Being a celebrity with a beauty brand is nothing special these days. Rihanna has Fenty, Selena Gomez has Rare, Kylie Jenner has Kylie Cosmetics—I mean, does every star really need to have their own lipstick or highlighter? Probably not, but that hasn’t stopped Hailey Bieber and Kim Kardashian from joining the competition. With the release of Rhode and SKKN By Kim, respectively, the two have managed to stand out from their peers, but not because of amazing formulas or vegan ingredients—instead, they’re each being sued by smaller businesses for trademark infringements. Let’s take a deep dive into each lawsuit so we can better understand what’s going on.
Rhode by Hailey Bieber
Hailey Bieber launched her skin care line, Rhode, on June 15, 2022. Just one week later, founders of luxury clothing brand RHODE, Purna Khatau and Phoebe Vickers, released a statement on their Instagram page explaining why they were filing a lawsuit.
“Hailey could choose any brand for her skin-care line,” it read. “We have only the brand name “RHODE” that we’ve built. That’s why we didn’t sell her our brand when she asked four years ago, and why we ask her now to change her skin-care line’s brand. Her using our brand is hurting our company, our employees, our customers, and our partners.”
The pair founded RHODE in 2014 and have since had garments carried by Net-a-Porter, gained media attention from Vogue, and even attracted celebrity fans like Beyoncé and Jamie Chung. The brand is projected to earn $14.5 million this year and $20 million in 2023 as they plan to expand beyond fashion in the future. Meanwhile, all five of Bieber’s debut products have sold out.
So, if both brands appear to be successful, what’s the problem?
The key to understanding this lawsuit is the fact that Hailey’s team was seemingly aware of the potential confusion the two brands would generate among consumers.
In less than a month, Bieber’s Rhode has amassed 473K Instagram followers (@rhode) compared to the fashion house’s 201K (@shoprhode). A simple Google search for “rhode” also places rhodeskin.com as the number one result.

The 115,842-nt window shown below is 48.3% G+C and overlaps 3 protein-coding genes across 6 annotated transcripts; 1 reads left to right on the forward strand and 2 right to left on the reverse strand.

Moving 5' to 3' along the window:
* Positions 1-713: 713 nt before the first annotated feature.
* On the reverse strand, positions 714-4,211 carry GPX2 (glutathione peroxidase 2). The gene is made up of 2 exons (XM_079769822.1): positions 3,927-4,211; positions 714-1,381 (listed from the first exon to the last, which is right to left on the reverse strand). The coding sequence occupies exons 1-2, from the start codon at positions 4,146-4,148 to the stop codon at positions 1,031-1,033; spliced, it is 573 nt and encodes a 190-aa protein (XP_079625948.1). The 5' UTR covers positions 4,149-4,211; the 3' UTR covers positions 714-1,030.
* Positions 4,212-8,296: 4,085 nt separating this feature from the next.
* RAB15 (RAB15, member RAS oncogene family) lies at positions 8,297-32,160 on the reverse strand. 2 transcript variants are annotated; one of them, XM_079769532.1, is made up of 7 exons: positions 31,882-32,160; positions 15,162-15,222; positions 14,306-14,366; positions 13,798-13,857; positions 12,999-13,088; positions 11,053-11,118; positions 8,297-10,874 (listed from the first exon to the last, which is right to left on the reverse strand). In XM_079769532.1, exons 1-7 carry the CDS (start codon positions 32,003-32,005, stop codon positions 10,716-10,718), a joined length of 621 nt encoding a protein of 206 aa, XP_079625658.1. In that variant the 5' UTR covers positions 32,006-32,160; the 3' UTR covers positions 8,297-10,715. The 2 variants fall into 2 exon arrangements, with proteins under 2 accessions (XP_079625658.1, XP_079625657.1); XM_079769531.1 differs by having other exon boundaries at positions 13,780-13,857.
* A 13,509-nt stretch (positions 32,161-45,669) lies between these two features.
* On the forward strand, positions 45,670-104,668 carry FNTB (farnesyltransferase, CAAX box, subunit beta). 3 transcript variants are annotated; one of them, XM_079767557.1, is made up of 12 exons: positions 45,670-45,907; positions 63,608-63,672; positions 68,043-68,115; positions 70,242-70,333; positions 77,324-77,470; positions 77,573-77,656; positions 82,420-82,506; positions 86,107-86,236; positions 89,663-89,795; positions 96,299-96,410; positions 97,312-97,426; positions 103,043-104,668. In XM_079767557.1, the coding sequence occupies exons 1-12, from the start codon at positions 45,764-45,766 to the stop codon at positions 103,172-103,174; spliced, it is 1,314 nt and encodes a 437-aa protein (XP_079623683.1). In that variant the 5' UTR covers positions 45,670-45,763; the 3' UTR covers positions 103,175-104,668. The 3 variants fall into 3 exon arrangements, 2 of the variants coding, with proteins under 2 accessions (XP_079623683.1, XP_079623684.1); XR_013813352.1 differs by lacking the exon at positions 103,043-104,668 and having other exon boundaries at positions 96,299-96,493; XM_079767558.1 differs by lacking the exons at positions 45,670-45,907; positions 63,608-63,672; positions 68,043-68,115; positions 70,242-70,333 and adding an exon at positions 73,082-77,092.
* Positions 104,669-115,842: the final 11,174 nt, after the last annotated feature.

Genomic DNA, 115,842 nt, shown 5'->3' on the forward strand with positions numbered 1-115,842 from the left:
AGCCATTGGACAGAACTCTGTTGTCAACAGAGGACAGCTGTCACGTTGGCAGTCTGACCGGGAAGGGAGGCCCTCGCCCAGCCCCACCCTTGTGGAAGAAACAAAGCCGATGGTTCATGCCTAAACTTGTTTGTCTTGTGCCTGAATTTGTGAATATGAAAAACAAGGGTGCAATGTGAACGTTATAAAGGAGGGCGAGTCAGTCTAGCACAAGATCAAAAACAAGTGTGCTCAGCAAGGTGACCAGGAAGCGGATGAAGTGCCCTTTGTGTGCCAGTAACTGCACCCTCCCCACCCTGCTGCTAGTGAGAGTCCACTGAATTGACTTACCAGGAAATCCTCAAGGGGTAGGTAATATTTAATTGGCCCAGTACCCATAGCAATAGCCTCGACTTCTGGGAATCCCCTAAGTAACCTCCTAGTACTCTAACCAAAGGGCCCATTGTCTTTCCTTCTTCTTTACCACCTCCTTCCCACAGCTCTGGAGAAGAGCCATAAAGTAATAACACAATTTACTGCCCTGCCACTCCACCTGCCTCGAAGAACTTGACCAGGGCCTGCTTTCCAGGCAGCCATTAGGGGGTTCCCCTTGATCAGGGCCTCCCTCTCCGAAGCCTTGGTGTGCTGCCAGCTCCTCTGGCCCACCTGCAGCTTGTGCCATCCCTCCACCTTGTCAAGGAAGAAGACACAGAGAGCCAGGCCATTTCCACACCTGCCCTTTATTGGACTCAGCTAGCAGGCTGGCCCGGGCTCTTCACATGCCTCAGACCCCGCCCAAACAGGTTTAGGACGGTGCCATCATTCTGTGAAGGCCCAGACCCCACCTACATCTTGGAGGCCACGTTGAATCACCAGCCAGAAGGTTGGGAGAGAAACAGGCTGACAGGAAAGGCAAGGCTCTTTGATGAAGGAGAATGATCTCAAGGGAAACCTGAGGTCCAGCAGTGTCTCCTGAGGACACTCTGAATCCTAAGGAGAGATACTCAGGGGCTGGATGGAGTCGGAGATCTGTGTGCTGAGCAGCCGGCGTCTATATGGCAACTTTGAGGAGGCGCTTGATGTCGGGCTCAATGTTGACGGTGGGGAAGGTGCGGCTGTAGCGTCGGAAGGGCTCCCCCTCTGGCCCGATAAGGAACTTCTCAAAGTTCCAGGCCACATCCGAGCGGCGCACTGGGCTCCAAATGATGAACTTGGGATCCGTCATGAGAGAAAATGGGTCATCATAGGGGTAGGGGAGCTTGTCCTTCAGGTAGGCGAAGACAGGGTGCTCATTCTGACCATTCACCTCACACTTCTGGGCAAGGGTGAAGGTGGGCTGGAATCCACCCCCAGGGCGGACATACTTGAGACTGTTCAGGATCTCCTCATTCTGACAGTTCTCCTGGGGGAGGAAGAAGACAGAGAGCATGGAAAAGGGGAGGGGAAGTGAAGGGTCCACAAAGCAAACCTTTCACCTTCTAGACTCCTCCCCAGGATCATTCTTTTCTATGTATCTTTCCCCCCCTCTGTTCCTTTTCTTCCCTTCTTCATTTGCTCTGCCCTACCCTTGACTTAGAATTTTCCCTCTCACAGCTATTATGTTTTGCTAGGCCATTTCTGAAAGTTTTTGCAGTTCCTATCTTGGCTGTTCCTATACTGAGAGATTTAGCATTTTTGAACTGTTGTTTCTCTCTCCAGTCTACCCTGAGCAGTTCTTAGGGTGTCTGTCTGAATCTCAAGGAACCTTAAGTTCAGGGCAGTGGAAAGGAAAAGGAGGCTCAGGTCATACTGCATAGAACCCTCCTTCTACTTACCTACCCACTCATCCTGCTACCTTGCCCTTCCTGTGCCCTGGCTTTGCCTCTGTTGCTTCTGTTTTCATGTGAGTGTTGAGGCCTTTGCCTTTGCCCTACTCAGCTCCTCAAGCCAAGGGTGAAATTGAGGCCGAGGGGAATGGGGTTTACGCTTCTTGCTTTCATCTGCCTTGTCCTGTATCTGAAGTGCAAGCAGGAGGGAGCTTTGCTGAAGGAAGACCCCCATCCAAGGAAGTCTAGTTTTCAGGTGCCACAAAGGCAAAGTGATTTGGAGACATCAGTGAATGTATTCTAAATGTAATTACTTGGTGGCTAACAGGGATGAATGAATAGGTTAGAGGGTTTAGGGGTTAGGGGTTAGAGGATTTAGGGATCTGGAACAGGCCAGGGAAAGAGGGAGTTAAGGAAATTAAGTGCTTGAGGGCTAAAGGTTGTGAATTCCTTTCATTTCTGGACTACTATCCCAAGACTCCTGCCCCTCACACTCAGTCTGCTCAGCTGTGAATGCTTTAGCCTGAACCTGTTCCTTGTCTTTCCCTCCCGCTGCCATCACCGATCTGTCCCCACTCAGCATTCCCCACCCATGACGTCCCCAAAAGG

According to The Fashion Law, RHODE argues that in November 2018 Bieber’s team “offered to buy Rhode’s trademark registration” after filing a trademark application with the U.S. Patent and Trademark Office (USPTO) for a “stylized depiction of the word “Rhode” for use on apparel.”
However, they abandoned this trademark request in 2019. After which, Bieber’s team filed three intent-to-use applications: one for “Hailey Rhode” for use on clothing in 2019, one for a plain RHODE word mark in February 2020, and one for a stylized depiction of “Rhode” in December 2020 for use on skincare products, fragrances, etc. RHODE did not oppose any of these three applications, but did decline to sell their trademark registration in 2018.
Now, RHODE emphasizes that the attempted purchase demonstrates Bieber’s team clearly recognized “Rhode’s prior rights to the use of RHODE.”
In case you were wondering, Rhode is Hailey’s middle name. But, “the law on this is clear: you can’t create this kind of brand confusion just because you want to use your name,” said Lisa Simpson, an attorney for RHODE.
Bieber and her team have not publicly responded to the lawsuit, meaning only time will tell if she’ll have a change of heart.
SKKN by Kim Kardashian
We all know Kim Kardashian is no stranger to controversy.
This time, she’s being sued by Beauty Concepts, a small Black-owned business based in Brooklyn, which provides salon services under the name SKKN+.
Kardashian’s corporation, Kimsaprincess (I wish I made this up), “locked down” SKKN.com and @skkn social media handles in December 2020 and filed trademark applications for SKKN by Kim and SKKN on March 30, 2021 and July 9, 2021, respectively.